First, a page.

Referring to FIG. 3, a basic operation of the noise elimination circuit according to a first embodiment of the present invention is shown. Initially, outputs Q3, Q2 and Q1 produce (0,0,0), and therefore, P4 and P1 are now producing LOW. Also, flip-flop 5 is in the reset condition producing LOW from its output Q.

During the count up from zero and when counter 3 has counted up to one, output P1 produces HIGH, but has no affect in flip-flop 5, because it is already in the reset condition. When counter 3 has counted up to four, output P4 produces a HIGH, thereby setting flip-flop 5. Thus, the output Q produces a HIGH. The HIGH from the output Q is maintained during the further count up operation.

During the count down from five and when counter 3 has counted down to four, output P4 produces HIGH, but has no effect in flip-flop 5, because it is already in the set condition. When counter 3 has counted down to one, output P1 produces a HIGH, thereby resetting flip-flop 5. Thus, the output Q produces a LOW. The LOW from the output Q is maintained during the further count down operation. The characteristics as indicated in FIG. 3 is called a hysteresis characteristics. Also, the noise elimination circuit shown in FIG. 2 which has the hysteresis characteristics of FIG. 3 is referred to as a 5-bit 4:1 hysteresis type noise elimination circuit.

Referring now to FIG. 4, it is assumed that the data having a waveform (a) is applied to U/D input of counter 3. Before the noise signal I appears, counter 3 counts up from zero to five, as indicated by waveform (c). During the count up, and when the counter has counted up to four, flip-flop 5 is set, thereby producing a HIGH from the Q output of flip-flop 5, as indicated by waveform (d). Then, when the noise signal I is applied, counter 3 starts to count down. In this case, since the noise signal I has a duration equal to three clock pulses, counter 3 count down to two. However, as apparent from FIG. 3, the output Q is maintained HIGH during such a count down. Then, when the noise signal I is gone, counter 3 starts to count up again. Thus, the noise signal I is eliminated in the output signal from Q terminal.

Next, before the noise signal II appears, counter 3 is counted down to zero. Then, when the noise signal II is applied, counter 3 starts to count up. In this case, since the noise signal II has a duration equal to three clock pulses, counter 3 will count up to three. However, the terminal Q is still maintained to LOW. When the noise signal II is gone, counter 3 will count down to two. Then, even if the counter 3 is counted up again by the next noise signal III, the terminal Q continues to produce the LOW. Accordingly, the noise signals II and III will not be transmitted to the terminal Q.

Referring to FIG. 5, a general form of the noise elimination circuit according to the first embodiment is shown. Up/down counter 3, which has been described as modulo 6, can be a modulo n, in which n is any number. Furthermore, the two outputs of decoder 4 can be indicated as Pj and Pi, wherein j and i are such that:

n≧j>i≧0

and, preferably,

n≧j>n/2>i≧0.

According to the first embodiment described above, noise signals having a relatively long duration can be eliminated without employing a counter for counting a large number. Therefore, the noise elimination circuit can be arranged in a compact size.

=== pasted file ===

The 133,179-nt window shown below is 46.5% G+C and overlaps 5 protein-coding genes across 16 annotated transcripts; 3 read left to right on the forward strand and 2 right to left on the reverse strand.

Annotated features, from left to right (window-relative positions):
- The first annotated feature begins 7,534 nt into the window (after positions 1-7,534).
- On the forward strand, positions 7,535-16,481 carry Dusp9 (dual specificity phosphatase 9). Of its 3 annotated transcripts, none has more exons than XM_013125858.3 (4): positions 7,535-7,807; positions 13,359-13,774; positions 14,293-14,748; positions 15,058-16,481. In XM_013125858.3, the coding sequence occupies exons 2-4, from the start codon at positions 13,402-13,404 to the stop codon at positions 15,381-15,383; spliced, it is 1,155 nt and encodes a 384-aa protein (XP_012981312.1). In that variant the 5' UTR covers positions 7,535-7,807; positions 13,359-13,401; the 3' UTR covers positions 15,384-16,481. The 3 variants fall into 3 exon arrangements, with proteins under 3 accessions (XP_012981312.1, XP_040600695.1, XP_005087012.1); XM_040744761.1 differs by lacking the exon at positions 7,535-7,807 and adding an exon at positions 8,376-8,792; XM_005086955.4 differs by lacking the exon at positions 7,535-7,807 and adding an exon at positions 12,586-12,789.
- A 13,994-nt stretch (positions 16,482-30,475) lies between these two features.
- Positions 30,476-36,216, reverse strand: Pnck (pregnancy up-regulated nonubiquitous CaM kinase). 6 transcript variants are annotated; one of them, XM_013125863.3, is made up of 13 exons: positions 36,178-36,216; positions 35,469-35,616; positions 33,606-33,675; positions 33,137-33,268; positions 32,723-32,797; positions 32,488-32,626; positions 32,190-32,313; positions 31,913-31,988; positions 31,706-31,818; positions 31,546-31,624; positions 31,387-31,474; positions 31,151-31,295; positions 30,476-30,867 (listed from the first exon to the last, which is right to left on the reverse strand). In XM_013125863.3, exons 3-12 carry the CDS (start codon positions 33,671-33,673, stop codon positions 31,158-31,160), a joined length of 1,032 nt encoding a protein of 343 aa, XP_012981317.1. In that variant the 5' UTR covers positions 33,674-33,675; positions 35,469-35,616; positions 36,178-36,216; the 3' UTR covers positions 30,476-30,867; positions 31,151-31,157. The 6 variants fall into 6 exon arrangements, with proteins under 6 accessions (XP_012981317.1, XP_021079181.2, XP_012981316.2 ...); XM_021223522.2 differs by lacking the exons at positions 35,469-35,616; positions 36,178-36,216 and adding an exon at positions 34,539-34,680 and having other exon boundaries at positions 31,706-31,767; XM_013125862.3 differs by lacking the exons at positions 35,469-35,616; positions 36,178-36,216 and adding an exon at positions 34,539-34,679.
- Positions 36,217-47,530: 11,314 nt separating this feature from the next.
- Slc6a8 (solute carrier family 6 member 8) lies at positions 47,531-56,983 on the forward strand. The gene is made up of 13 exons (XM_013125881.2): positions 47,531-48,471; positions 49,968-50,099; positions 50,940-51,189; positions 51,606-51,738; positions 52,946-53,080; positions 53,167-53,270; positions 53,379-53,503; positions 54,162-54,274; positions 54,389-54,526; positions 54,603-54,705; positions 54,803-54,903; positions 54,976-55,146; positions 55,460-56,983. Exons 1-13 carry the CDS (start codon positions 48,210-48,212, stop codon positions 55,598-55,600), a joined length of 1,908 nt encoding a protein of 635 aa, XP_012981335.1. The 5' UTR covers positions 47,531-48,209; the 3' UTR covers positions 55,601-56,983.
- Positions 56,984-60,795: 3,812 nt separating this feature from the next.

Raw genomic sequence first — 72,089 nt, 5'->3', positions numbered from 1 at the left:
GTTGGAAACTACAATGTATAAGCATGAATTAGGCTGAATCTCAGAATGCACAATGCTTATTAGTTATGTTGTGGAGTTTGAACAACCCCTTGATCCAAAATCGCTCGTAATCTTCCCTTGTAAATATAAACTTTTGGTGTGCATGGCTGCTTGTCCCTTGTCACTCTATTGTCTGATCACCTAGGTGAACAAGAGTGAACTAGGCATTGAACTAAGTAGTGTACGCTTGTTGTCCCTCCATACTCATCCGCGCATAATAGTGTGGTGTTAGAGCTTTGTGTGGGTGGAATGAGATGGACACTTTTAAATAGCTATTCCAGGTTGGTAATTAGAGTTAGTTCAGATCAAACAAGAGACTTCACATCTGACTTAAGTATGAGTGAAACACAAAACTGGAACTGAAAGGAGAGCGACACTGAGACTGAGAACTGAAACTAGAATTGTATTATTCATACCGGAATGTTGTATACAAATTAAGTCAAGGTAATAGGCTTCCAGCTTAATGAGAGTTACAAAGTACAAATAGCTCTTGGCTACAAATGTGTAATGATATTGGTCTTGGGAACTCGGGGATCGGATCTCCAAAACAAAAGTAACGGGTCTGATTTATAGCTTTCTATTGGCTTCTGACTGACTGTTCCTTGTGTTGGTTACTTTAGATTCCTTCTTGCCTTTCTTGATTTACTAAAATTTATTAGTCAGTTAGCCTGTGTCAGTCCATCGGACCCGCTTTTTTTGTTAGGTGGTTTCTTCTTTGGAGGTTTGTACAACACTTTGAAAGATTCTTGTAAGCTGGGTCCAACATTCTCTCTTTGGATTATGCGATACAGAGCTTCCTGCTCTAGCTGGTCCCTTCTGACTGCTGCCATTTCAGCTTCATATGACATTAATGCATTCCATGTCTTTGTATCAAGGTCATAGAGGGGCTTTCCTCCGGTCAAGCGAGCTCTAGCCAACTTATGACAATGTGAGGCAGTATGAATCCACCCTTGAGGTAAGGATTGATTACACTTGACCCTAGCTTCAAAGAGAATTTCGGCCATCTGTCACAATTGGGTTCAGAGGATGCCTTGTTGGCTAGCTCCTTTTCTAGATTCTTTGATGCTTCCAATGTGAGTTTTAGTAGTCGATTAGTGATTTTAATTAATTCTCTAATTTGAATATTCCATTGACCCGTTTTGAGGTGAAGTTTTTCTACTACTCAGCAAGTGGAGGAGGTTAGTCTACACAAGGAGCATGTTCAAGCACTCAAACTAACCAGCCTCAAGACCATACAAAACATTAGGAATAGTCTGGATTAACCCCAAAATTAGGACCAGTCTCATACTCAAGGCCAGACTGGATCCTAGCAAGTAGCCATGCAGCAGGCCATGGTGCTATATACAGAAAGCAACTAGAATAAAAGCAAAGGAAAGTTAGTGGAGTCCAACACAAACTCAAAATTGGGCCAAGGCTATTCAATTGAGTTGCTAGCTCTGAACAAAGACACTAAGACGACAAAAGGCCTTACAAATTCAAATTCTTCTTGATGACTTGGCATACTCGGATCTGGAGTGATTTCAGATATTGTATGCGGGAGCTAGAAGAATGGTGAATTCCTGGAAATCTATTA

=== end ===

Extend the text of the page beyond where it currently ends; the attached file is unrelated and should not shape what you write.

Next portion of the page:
According to the first embodiment, a problem still exists when eliminating a noise signal, such as noise signal IV shown in FIG. 7, that appears before counter 3 has counted to its maximum, i.e., five. According to the first embodiment, if the noise signal IV having a duration equal to three clock pulses appears when counter 3 has counted to four, counter 3 counts down to one, as indicated in FIG. 7, waveform (3), thereby producing a LOW from Q terminal of flip-flop 5 (waveform (4)). This LOW corresponds to the noise signal IV and can not be eliminated by the noise elimination circuit of the first embodiment.

Referring to FIG. 6, a noise elimination circuit according to a second embodiment is shown. In addition to circuits 3, 4 and 5, the second embodiment further has a data change detector 6 provided in the front stage of counter 3. Data change detector 6 is defined by a 6-bit shift register 7, an EXCLUSIVE OR gate 8 and And gate 9. The first cell of 6-bit shift register 7 is connected to one input of EXCLUSIVE OR gate 8 and also to U/D input of counter 3. The last cell of 6-bit shift register 7 is connected to the other input of EXCLUSIVE OR gate 8. One input of AND gate 9 is connected to the output of EXCLUSIVE OR gate 8 and the other input thereof is so connected as to receive clock pulses.

Next, the operation of the second embodiment will be described. Initially, it is assumed that the shift register is carrying "0" in every one of its cells and the contents of counter 3 is zero. Also, flip-flop 5 is in the reset condition. It is also assumed that a data shown in FIG. 7 waveform (1) is now applied. When data HIGH is applied, it is stored in the first cell of the shift register. Thus, EXCLUSIVE OR gate 8 receives HIGH and LOW at the same time, thereby producing HIGH. Thus, AND gate 9 is enabled to transmit the clock pulses to CL input. At the same time, U/D input receives HIGH from the first cell of the shift register 7. Accordingly, count up is carried out in counter 3. In this manner, before the noise signal IV is applied, counter 3 counts up to four (waveform (5)) in response to four clock pulses. When counter 3 counts up to four, HIGH is produced from Q output of flip-flop 5 (waveform (6)). At this time, the six cells in shift register 7 carry data (1,1,1,1,0,0).

Then, in response to the first clock pulse after receiving the noise signal IV, the first cell of shift register 7 carries "0" and the last cell produces "0". Therefore, EXCLUSIVE OR gate 8 produces a LOW, thereby disabling AND gate 9. Thus, no count down is effected by the first clock pulse.

Then, in response to the second clock pulse after receiving the noise signal IV, the first cell of shift register 7 carries "0" and the last cell produces "1". Therefore, EXCLUSIVE OR gate 8 produces a HIGH, thereby enabling AND gate 9. Thus, count down is effected by the second clock pulse. Therefore, at this moment, the contents of the counter is three, and the six cells in shift register 7 carry data (0,0,1,1,1,1).